Harvard Case - Matching Dell

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Matching Dell

1. Analyzing Dell’s value chain and competitive strategy, explain how Dell was able to succeed (build competitive advantage) in the low profitable situation of the PC market.

“Value Chain Analysis” is a tool for analyzing the value creation system of competitors. Objective is to develop a value creating system with competitive advantage. A value chain is a chain of activities. Products pass all activities of the chain in order and at each activity the product gains some value. The chain of activities gives the products more added value than the sum of added values of all activities. It is important not to mix the concept of the value chain, with the costs occurring throughout the activities. A diamond cutter can be used as an example of the difference. The cutting activity may have a low cost, but the activity adds too much of the value of the end product, since a rough diamond is a lot less valuable than a cut diamond.

The value chain categorizes the generic value-adding activities of an organization. The "primary activities" include: Inbound logistics, Operations manufacturing, Marketing / Sales, Outbound logistics, and After sales service. The "support activities" include: Firm infrastructure, Human resource management, Technology management, and Procurement. The costs and value drivers are identified for each value activity. The value chain framework quickly made its way to the forefront of management thought as a powerful analysis tool for strategic planning. Its ultimate goal is to maximize value creation while minimizing costs.

“Inbound Logistics” Dell worked closely with suppliers to arrange just-in-time delivery of parts. Dell had whittled its days of inventory down from 32 in 1995 to 7 in 1998. Since 1992, it had reduced the number of suppliers for its Austin facility from 204 to 47. With remaining suppliers, Dell maintained close electronic links, communicating replenishment needs to some vendors on an hourly basis. The electronic links allowed Dell to direct some suppliers’ shipments straight to its customers. Computer monitors supplied by Sony, for instance, never passed through Dell’s facilities. Rather, Dell communicated the order for a monitor to Sony and to its shipper. The shipper picked up the computer at Dell’s site, picked up the monitor at Sony’s, brought the boxes together, and delivered them simultaneously to the customer. A web site customized to Sony gave both Sony and Dell continuous access to ordering and manufacturing information.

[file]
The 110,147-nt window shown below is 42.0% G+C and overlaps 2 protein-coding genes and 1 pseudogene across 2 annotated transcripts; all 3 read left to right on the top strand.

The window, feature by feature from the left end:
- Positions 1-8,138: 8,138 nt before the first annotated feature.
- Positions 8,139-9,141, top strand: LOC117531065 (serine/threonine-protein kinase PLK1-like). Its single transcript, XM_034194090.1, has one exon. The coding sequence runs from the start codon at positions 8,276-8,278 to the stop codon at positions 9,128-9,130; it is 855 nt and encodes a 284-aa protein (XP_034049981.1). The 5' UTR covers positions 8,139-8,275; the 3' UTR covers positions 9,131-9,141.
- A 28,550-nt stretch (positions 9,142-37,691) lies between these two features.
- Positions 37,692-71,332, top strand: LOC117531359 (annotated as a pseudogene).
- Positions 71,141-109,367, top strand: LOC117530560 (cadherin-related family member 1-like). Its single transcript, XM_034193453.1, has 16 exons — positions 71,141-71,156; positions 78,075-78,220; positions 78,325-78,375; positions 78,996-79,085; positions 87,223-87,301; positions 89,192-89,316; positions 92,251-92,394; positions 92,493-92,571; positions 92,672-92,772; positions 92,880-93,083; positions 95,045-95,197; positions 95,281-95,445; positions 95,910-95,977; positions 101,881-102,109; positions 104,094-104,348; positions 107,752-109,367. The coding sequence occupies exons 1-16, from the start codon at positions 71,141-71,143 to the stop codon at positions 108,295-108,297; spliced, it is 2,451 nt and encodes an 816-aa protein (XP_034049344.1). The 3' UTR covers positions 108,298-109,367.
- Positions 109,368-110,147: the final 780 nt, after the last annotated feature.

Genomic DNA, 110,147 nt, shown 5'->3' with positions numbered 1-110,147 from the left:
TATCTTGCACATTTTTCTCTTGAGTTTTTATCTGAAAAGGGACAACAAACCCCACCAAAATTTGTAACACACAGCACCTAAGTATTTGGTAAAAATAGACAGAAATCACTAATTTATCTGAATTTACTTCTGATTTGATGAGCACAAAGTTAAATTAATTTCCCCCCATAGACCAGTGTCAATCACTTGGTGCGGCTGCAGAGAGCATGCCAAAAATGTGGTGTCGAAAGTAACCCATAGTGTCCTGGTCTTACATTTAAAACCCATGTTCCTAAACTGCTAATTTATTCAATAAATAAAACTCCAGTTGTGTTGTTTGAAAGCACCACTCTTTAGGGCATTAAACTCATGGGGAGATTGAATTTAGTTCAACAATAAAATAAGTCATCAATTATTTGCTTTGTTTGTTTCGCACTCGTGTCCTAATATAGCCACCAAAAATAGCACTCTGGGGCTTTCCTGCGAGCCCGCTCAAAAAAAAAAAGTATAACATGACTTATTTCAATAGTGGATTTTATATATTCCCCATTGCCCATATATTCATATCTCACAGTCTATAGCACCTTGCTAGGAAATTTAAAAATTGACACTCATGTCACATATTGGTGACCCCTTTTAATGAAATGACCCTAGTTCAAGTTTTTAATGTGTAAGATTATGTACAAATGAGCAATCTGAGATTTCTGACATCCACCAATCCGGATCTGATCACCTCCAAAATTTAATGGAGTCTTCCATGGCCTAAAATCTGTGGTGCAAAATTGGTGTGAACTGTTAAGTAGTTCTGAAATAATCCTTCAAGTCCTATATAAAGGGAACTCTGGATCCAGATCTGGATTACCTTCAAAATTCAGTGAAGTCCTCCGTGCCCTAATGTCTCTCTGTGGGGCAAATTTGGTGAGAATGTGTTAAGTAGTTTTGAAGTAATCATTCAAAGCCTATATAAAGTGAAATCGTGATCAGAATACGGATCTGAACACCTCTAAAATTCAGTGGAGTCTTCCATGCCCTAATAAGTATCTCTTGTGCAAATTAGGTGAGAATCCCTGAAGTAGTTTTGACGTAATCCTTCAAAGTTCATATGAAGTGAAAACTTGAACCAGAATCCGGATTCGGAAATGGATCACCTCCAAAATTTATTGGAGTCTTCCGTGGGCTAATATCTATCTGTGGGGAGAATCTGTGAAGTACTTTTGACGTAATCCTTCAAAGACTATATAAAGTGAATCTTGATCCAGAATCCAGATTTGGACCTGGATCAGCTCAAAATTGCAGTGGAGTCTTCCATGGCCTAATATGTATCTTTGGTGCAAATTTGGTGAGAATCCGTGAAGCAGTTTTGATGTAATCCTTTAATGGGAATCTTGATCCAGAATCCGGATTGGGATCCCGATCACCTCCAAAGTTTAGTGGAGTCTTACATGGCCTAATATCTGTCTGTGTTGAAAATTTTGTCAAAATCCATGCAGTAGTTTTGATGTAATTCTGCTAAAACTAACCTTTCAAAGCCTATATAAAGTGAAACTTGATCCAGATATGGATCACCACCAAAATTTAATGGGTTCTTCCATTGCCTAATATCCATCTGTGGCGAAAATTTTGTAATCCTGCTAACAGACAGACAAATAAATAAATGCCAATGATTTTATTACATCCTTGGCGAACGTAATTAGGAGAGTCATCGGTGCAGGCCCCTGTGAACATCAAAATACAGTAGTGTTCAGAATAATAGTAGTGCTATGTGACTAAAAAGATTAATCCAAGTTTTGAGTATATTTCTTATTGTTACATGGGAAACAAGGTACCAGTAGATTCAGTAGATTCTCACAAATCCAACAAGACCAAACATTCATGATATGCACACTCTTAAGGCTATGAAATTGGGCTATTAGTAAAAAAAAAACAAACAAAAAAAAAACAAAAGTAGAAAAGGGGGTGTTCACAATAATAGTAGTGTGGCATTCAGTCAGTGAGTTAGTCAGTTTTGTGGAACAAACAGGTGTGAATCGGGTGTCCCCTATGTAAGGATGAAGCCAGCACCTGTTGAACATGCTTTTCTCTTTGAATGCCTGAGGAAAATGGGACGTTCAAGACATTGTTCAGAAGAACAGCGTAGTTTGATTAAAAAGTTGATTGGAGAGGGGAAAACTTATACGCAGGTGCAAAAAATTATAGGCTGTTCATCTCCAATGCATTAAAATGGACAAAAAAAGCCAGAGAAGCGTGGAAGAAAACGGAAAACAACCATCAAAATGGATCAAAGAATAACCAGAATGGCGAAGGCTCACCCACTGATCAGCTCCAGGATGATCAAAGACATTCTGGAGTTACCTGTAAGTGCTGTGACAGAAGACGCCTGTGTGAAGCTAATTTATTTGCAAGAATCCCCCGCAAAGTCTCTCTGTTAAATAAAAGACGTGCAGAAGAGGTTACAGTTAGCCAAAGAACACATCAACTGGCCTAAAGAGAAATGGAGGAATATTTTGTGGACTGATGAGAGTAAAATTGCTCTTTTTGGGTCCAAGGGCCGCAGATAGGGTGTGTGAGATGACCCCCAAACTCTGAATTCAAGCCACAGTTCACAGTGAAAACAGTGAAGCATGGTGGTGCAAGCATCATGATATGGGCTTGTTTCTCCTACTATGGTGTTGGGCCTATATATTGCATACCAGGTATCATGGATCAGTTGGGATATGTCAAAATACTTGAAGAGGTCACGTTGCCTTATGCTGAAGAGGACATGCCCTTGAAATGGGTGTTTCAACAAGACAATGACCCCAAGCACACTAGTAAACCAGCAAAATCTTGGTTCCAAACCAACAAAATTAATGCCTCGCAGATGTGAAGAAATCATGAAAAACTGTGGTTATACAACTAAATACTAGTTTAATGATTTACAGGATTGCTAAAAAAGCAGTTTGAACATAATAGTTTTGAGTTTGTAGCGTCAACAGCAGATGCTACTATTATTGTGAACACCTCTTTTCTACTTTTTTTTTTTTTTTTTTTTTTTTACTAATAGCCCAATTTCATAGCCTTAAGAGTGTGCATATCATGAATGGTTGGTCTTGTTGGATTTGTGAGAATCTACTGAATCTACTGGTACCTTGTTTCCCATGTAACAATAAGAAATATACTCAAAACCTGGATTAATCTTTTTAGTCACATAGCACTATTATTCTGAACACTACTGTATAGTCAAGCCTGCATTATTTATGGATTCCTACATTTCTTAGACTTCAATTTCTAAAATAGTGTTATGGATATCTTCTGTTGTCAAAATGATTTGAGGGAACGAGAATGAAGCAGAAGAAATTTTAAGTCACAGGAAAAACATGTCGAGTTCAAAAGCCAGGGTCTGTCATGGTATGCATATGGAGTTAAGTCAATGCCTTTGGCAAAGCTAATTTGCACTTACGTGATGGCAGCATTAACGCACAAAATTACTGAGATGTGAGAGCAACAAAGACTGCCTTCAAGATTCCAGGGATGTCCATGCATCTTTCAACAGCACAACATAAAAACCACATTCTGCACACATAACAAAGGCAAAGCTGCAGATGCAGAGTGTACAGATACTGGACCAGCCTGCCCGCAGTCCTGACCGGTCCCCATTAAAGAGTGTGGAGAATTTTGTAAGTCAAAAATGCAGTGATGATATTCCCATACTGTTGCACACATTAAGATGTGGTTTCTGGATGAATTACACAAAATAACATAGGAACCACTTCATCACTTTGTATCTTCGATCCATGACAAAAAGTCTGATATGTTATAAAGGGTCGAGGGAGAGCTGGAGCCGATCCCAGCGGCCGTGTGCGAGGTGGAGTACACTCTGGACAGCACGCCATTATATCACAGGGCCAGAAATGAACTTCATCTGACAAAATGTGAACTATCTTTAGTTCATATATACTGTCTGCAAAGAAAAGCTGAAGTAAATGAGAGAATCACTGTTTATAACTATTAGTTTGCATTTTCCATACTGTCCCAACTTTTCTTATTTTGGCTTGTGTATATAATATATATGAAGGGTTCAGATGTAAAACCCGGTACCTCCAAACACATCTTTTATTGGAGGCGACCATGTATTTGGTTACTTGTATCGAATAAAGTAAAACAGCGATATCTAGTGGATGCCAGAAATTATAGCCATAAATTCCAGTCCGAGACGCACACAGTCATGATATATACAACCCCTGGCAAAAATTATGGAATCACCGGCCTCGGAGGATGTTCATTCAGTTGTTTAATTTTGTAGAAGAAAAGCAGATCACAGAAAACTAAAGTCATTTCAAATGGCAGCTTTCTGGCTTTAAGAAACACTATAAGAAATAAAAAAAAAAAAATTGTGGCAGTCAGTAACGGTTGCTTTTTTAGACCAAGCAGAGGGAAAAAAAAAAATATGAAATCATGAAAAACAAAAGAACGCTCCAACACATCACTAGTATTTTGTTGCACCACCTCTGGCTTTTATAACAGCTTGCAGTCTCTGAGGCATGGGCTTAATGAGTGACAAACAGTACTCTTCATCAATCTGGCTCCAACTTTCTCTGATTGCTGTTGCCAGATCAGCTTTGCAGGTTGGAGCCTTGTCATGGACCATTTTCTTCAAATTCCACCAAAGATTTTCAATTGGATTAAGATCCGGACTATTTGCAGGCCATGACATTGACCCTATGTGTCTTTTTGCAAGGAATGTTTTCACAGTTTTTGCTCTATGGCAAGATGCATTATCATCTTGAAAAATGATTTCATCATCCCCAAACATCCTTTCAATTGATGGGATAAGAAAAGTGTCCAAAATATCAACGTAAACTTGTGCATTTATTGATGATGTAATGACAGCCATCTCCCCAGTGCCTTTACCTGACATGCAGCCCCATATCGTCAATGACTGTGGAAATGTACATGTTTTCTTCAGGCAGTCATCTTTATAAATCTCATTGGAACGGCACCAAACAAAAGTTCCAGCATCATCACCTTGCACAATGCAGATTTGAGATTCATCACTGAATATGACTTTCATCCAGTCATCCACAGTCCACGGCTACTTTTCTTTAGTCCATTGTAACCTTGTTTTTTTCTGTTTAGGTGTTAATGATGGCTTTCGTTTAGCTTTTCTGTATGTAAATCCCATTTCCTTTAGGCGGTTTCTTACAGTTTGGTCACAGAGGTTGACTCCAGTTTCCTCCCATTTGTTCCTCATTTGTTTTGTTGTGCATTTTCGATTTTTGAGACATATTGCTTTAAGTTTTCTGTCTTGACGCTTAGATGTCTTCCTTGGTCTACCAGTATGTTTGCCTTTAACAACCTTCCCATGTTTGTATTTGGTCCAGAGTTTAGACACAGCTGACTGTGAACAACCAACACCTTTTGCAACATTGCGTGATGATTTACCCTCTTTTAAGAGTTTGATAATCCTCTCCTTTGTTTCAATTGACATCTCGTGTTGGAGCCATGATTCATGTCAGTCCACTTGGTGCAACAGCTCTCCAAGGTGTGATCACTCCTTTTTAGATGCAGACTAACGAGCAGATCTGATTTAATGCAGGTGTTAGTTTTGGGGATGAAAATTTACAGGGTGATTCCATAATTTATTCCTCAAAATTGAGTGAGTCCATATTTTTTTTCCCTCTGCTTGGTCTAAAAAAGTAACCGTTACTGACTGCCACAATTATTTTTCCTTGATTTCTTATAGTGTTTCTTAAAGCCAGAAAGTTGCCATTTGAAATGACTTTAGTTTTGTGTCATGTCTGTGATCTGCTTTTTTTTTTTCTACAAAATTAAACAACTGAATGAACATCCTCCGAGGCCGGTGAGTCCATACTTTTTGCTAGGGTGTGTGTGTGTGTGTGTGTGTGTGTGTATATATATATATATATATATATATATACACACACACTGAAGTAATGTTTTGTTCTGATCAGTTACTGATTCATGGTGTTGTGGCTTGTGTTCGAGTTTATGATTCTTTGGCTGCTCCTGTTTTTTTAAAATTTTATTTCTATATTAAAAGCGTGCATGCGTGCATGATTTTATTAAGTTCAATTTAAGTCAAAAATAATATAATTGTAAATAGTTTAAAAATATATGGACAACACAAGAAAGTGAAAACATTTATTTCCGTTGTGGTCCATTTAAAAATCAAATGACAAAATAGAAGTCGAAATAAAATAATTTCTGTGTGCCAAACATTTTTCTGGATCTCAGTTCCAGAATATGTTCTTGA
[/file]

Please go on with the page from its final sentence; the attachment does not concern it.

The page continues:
Dell encouraged suppliers to locate warehouses and production facilities close to its assembly operations. Co-location was particularly easy to arrange near Dell’s major facilities in Austin, where local and state government officials had worked since the 1950s and 1960s to attract high-technology companies. Now known as “Silicon Hills,” the Austin region included 72 semiconductor manufacturers and related suppliers, 160 computer and electronics manufacturing firms, more than 600 small and midsized software companies, and 825 technology consulting and services firms.

“Operations Manufacturing” Dell manufactured machines that were – within the guidelines of a broad menu – tailored to customer needs. The company made customized PCs based on actual orders and held no finished goods inventory of standardized machines. Once received, an order was sent electronically to the appropriate manufacturing facility. There, a computer generated a parts list for the order a bar code for tracking purposes. Dell’s older facilities were organized in assembly-line fashion. Its newest facility in Austin employed five-person manufacturing cells. The company found that the cells delivered machines with fewer defects more efficiently. After assembly, the machine moved to a software loading zone. There, special machines and a very-high-speed computer network installed software specified by the customer. The fully equipped machine proceeded to a “burn-in”...
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